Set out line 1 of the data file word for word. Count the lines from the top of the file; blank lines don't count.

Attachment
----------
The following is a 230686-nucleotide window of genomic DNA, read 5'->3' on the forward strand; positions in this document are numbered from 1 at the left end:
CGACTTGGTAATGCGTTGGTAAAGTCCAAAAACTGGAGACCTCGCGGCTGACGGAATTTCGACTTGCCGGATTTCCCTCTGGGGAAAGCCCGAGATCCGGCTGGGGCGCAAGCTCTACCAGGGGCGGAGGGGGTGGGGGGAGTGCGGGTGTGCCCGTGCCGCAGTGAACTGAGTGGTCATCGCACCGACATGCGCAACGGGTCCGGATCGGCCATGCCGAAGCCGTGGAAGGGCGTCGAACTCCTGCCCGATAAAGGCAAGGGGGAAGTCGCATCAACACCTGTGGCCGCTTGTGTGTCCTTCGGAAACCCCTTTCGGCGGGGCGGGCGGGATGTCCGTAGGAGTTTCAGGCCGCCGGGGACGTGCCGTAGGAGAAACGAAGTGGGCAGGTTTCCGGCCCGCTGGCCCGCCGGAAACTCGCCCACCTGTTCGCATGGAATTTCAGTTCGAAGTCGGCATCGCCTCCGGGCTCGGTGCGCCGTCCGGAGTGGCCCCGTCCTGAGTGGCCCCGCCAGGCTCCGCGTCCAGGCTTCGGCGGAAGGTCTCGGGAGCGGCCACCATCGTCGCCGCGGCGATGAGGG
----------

The following is a 230686-nucleotide window of genomic DNA, read 5'->3' on the forward strand; positions in this document are numbered from 1 at the left end: